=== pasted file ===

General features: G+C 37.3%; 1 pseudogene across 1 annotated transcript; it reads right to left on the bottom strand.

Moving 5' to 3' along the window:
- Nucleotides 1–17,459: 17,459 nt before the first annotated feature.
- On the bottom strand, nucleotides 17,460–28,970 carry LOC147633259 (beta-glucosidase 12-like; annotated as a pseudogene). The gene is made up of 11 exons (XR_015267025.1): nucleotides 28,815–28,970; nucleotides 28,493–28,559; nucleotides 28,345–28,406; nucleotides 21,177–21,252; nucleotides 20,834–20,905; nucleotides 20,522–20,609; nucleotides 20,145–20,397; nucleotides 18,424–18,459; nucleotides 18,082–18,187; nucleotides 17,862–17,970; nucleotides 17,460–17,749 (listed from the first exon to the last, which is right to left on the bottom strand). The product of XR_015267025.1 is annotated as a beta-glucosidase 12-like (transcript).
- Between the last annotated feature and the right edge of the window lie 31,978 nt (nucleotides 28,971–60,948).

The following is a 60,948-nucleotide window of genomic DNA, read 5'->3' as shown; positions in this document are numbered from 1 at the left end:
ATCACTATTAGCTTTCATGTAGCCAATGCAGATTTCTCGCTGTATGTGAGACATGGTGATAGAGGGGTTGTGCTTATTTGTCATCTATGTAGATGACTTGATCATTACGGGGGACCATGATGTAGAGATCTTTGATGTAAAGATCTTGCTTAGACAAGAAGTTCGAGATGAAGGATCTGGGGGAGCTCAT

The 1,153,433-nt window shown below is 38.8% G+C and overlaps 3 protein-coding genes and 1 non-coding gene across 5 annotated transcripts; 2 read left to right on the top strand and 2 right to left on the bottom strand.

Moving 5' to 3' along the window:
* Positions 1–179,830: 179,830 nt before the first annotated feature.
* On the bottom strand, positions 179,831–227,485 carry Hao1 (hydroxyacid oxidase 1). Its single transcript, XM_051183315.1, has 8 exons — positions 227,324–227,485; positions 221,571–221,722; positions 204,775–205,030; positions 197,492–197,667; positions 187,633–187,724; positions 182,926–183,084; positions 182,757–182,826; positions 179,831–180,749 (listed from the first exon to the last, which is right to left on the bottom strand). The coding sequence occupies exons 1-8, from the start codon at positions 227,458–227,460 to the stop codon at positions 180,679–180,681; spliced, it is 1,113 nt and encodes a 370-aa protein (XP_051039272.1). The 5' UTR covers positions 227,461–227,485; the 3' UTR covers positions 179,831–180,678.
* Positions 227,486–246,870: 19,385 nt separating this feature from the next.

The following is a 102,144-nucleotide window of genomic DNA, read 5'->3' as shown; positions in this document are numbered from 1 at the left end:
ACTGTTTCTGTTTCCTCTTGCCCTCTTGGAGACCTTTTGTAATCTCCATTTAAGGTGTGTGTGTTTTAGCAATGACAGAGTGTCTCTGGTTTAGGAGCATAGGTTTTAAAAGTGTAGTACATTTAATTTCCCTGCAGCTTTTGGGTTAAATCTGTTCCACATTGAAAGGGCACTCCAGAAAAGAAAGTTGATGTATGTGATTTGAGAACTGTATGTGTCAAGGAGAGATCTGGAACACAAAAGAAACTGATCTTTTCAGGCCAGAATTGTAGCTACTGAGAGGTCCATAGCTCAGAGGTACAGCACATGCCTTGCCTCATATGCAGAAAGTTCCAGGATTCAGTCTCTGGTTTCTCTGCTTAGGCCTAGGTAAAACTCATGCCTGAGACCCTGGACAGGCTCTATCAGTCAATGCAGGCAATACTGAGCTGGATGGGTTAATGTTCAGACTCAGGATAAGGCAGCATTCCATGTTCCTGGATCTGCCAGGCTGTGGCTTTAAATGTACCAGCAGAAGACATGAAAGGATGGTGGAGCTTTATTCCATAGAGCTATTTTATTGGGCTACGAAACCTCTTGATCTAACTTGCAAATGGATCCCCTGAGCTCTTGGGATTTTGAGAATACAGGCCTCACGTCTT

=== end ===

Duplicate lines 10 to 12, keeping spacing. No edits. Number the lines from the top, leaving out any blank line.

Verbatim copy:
* Positions 1–179,830: 179,830 nt before the first annotated feature.
* On the bottom strand, positions 179,831–227,485 carry Hao1 (hydroxyacid oxidase 1). Its single transcript, XM_051183315.1, has 8 exons — positions 227,324–227,485; positions 221,571–221,722; positions 204,775–205,030; positions 197,492–197,667; positions 187,633–187,724; positions 182,926–183,084; positions 182,757–182,826; positions 179,831–180,749 (listed from the first exon to the last, which is right to left on the bottom strand). The coding sequence occupies exons 1-8, from the start codon at positions 227,458–227,460 to the stop codon at positions 180,679–180,681; spliced, it is 1,113 nt and encodes a 370-aa protein (XP_051039272.1). The 5' UTR covers positions 227,461–227,485; the 3' UTR covers positions 179,831–180,678.
* Positions 227,486–246,870: 19,385 nt separating this feature from the next.